• your colour scheme

in a way which Confluence can use to override the default theme. In other words, this XML tells Confluence to look in certain locations for replacement decorators when processing a request.

<atlassian-plugin key="com.atlassian.confluence.themes.tabless" name="Plain Theme">
         This theme demonstrates a plain look and feel for Confluence. 
         It is useful as a building block for your own themes.
       <vendor name="Atlassian Software Systems Pty Ltd" url=""/>

    <theme key="tabless" name="Tabless Theme" class="com.atlassian.confluence.themes.BasicTheme">
        <description>plain Confluence theme.</description>
        <layout key="com.atlassian.confluence.themes.tabless:main"/>
        <layout key="com.atlassian.confluence.themes.tabless:global"/>
        <layout key="com.atlassian.confluence.themes.tabless:space"/>
        <layout key="com.atlassian.confluence.themes.tabless:page"/>
        <layout key="com.atlassian.confluence.themes.tabless:blogpost"/>
        <layout key="com.atlassian.confluence.themes.tabless:mail"/>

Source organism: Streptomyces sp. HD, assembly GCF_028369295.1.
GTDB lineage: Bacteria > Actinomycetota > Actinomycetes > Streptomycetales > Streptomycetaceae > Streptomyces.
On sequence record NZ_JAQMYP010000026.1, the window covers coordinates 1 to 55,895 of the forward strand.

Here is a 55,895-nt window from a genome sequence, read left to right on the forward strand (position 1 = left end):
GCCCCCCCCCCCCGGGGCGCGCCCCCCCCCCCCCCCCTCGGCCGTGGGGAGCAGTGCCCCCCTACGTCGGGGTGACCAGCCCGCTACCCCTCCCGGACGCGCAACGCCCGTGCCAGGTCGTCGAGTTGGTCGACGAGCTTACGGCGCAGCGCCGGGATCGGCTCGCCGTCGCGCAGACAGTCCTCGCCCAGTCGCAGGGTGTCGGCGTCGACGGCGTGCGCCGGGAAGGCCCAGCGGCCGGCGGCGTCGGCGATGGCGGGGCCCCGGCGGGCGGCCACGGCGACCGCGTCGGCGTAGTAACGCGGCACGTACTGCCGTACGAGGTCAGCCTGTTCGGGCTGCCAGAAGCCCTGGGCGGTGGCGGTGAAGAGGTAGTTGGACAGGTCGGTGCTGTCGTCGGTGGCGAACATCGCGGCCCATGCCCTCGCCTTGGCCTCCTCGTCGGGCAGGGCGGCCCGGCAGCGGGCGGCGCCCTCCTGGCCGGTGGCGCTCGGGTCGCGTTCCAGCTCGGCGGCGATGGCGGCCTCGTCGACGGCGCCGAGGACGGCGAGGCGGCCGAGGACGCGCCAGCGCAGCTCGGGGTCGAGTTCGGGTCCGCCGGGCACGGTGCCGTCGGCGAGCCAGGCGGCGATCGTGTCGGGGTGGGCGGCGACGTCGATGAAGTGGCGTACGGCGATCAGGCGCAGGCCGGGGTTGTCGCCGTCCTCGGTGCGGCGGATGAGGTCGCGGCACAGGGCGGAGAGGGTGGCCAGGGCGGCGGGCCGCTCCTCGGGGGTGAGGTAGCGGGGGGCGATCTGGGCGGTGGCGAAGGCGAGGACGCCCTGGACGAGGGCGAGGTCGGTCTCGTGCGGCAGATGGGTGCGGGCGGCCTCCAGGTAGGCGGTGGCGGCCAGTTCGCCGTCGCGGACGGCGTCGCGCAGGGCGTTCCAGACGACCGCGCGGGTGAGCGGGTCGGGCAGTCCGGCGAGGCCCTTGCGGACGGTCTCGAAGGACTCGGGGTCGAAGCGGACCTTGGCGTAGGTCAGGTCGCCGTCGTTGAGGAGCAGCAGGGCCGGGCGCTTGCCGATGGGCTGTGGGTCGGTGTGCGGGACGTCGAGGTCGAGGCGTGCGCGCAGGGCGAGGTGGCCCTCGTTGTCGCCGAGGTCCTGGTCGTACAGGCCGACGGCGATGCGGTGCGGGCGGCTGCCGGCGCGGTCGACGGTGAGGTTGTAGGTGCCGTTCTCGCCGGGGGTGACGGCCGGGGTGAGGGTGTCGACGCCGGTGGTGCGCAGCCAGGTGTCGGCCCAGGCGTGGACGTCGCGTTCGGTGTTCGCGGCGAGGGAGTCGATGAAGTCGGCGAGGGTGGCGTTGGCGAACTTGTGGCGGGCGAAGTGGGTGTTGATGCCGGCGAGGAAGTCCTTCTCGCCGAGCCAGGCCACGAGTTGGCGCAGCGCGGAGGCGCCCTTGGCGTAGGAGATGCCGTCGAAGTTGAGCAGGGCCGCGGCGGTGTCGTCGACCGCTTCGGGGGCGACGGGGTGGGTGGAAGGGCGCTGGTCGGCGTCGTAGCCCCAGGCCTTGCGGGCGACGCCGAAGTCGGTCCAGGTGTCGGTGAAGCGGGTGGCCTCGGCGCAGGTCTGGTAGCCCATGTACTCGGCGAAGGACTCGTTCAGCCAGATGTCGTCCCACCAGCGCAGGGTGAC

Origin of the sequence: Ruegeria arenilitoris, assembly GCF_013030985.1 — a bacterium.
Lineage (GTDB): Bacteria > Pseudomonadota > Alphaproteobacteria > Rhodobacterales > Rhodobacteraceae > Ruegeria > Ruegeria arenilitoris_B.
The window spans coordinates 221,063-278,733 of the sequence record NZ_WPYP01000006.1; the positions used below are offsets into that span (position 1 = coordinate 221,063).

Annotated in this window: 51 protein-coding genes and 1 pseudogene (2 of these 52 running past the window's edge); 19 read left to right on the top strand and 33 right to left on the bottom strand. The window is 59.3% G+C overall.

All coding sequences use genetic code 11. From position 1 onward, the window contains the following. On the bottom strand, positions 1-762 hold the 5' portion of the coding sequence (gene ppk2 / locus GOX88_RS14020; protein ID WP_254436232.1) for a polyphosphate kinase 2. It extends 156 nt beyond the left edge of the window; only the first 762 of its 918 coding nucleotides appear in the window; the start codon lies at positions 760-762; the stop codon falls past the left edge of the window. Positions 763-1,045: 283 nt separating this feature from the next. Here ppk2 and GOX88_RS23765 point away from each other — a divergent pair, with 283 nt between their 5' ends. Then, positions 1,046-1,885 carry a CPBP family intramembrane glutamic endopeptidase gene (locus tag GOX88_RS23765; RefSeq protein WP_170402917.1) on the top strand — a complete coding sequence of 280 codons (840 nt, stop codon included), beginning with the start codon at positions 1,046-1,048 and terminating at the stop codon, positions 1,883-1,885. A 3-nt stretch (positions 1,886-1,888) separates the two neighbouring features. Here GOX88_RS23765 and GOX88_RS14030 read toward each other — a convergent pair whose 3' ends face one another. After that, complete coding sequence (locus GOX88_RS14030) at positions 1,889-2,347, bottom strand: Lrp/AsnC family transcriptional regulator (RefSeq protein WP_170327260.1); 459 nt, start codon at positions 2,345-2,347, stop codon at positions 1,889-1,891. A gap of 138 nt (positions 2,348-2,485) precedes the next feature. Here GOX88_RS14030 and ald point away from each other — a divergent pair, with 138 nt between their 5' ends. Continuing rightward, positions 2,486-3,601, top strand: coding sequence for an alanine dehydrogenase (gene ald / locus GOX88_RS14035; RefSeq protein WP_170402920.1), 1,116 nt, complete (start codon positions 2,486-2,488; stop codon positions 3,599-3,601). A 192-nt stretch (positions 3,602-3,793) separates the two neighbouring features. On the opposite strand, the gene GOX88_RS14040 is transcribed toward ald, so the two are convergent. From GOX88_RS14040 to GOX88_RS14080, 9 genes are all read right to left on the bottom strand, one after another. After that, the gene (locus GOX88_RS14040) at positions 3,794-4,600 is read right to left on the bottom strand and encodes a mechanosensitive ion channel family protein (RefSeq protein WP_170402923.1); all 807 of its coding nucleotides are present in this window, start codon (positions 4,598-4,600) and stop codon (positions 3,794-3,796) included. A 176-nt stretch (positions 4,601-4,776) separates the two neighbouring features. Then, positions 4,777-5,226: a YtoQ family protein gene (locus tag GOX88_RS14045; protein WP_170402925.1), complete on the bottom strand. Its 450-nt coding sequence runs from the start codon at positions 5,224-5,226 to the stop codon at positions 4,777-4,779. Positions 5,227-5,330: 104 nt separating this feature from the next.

<colour-scheme key="com.atlassian.confluence.themes.tabless:earth-colours"/>
        // Optional: for themes which need configuration.
        <param name="space-config-path" value="/themes/tabless/configuretheme.action"/>
        <param name="global-config-path" value="/admin/themes/tabless/configuretheme.action"/>

    <layout key="main" name="Main Decorator" class="com.atlassian.confluence.themes.VelocityDecorator"
        <resource type="velocity" name="decorator"

    <layout key="global" name="Global Decorator" class="com.atlassian.confluence.themes.VelocityDecorator"
        <resource type="velocity" name="decorator"

    <layout key="space" name="Space Decorator" class="com.atlassian.confluence.themes.VelocityDecorator"
        <resource type="velocity" name="decorator"

    <layout key="page" name="Page Decorator" class="com.atlassian.confluence.themes.VelocityDecorator"
        <resource type="velocity" name="decorator"

    <layout key="blogpost" name="Blogpost Decorator" class="com.atlassian.confluence.themes.VelocityDecorator"